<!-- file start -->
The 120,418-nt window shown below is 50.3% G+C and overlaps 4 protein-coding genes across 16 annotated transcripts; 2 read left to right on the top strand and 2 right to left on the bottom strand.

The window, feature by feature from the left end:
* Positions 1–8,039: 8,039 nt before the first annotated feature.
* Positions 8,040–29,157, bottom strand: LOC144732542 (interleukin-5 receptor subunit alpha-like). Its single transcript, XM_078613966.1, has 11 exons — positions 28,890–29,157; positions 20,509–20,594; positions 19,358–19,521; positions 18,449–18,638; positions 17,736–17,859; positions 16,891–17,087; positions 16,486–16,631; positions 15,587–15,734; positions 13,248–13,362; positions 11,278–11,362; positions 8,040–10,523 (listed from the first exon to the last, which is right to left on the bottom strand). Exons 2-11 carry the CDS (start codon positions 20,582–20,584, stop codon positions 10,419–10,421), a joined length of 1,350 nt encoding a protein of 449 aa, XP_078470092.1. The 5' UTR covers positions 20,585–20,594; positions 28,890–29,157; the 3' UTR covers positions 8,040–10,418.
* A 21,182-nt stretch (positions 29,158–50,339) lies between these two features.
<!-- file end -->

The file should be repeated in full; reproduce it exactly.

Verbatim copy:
The 120,418-nt window shown below is 50.3% G+C and overlaps 4 protein-coding genes across 16 annotated transcripts; 2 read left to right on the top strand and 2 right to left on the bottom strand.

The window, feature by feature from the left end:
* Positions 1–8,039: 8,039 nt before the first annotated feature.
* Positions 8,040–29,157, bottom strand: LOC144732542 (interleukin-5 receptor subunit alpha-like). Its single transcript, XM_078613966.1, has 11 exons — positions 28,890–29,157; positions 20,509–20,594; positions 19,358–19,521; positions 18,449–18,638; positions 17,736–17,859; positions 16,891–17,087; positions 16,486–16,631; positions 15,587–15,734; positions 13,248–13,362; positions 11,278–11,362; positions 8,040–10,523 (listed from the first exon to the last, which is right to left on the bottom strand). Exons 2-11 carry the CDS (start codon positions 20,582–20,584, stop codon positions 10,419–10,421), a joined length of 1,350 nt encoding a protein of 449 aa, XP_078470092.1. The 5' UTR covers positions 20,585–20,594; positions 28,890–29,157; the 3' UTR covers positions 8,040–10,418.
* A 21,182-nt stretch (positions 29,158–50,339) lies between these two features.